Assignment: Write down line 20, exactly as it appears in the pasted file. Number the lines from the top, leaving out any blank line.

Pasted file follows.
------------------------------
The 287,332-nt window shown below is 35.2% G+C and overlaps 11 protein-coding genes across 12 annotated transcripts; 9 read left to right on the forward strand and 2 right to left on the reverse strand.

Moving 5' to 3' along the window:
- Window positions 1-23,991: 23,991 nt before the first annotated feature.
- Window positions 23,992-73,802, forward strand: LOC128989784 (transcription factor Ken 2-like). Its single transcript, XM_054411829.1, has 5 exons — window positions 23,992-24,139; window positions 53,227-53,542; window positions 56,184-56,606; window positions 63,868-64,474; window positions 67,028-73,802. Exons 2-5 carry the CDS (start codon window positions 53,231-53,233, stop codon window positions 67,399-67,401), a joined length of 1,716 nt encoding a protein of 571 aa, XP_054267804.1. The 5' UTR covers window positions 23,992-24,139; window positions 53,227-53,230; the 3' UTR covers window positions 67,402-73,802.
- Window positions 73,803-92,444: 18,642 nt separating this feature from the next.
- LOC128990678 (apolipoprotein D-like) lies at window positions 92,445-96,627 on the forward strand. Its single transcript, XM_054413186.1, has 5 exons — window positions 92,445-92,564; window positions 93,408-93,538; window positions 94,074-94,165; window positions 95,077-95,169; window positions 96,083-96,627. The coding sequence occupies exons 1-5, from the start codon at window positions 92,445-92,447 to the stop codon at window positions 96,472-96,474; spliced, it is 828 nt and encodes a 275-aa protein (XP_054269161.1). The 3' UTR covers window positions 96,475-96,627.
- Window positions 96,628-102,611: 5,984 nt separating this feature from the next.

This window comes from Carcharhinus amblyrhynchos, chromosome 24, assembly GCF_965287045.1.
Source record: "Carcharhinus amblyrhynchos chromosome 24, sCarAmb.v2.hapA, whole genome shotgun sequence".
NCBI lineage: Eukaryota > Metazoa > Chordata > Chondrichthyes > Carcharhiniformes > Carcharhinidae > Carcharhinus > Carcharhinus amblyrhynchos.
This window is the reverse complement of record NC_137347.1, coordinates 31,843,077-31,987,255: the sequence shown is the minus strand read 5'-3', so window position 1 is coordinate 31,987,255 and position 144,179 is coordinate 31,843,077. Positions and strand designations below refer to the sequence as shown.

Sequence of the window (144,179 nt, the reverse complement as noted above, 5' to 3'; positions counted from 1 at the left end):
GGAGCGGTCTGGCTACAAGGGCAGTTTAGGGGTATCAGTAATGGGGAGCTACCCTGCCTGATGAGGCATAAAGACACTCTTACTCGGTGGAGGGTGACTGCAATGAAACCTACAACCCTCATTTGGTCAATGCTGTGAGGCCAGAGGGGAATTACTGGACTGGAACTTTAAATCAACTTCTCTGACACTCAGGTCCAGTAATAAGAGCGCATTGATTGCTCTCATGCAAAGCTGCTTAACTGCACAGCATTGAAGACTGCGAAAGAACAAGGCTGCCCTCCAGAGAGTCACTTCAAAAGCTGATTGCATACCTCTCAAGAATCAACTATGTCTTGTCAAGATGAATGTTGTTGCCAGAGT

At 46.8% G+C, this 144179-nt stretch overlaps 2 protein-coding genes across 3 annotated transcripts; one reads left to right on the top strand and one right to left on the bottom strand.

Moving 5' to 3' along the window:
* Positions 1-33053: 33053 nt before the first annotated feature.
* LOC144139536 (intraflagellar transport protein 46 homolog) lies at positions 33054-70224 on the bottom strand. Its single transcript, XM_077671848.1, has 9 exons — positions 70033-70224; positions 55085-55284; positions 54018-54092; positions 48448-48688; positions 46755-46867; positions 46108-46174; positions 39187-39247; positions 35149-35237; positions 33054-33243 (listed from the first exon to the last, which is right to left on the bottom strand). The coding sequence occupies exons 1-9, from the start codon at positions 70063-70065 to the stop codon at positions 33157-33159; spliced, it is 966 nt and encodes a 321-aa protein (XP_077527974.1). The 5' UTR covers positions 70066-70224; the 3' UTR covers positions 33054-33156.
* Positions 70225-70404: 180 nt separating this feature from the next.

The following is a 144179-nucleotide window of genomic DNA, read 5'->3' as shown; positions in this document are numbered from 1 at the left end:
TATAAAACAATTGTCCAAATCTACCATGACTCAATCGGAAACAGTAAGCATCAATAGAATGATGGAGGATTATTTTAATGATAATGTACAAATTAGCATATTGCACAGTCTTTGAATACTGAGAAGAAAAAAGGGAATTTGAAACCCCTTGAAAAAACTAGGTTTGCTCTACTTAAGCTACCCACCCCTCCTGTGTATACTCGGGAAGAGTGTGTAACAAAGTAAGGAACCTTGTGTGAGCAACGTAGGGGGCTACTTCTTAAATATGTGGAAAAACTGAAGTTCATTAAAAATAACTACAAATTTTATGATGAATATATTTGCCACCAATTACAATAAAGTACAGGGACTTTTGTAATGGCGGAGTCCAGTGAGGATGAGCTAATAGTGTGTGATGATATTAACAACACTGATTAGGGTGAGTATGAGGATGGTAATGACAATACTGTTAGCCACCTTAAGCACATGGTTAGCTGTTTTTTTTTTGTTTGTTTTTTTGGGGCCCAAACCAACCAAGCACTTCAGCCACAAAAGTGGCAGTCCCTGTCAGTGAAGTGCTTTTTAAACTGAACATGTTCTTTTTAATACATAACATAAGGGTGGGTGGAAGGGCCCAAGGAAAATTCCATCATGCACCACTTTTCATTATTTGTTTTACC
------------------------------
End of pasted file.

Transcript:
TATAAAACAATTGTCCAAATCTACCATGACTCAATCGGAAACAGTAAGCATCAATAGAATGATGGAGGATTATTTTAATGATAATGTACAAATTAGCATATTGCACAGTCTTTGAATACTGAGAAGAAAAAAGGGAATTTGAAACCCCTTGAAAAAACTAGGTTTGCTCTACTTAAGCTACCCACCCCTCCTGTGTATACTCGGGAAGAGTGTGTAACAAAGTAAGGAACCTTGTGTGAGCAACGTAGGGGGCTACTTCTTAAATATGTGGAAAAACTGAAGTTCATTAAAAATAACTACAAATTTTATGATGAATATATTTGCCACCAATTACAATAAAGTACAGGGACTTTTGTAATGGCGGAGTCCAGTGAGGATGAGCTAATAGTGTGTGATGATATTAACAACACTGATTAGGGTGAGTATGAGGATGGTAATGACAATACTGTTAGCCACCTTAAGCACATGGTTAGCTGTTTTTTTTTTGTTTGTTTTTTTGGGGCCCAAACCAACCAAGCACTTCAGCCACAAAAGTGGCAGTCCCTGTCAGTGAAGTGCTTTTTAAACTGAACATGTTCTTTTTAATACATAACATAAGGGTGGGTGGAAGGGCCCAAGGAAAATTCCATCATGCACCACTTTTCATTATTTGTTTTACC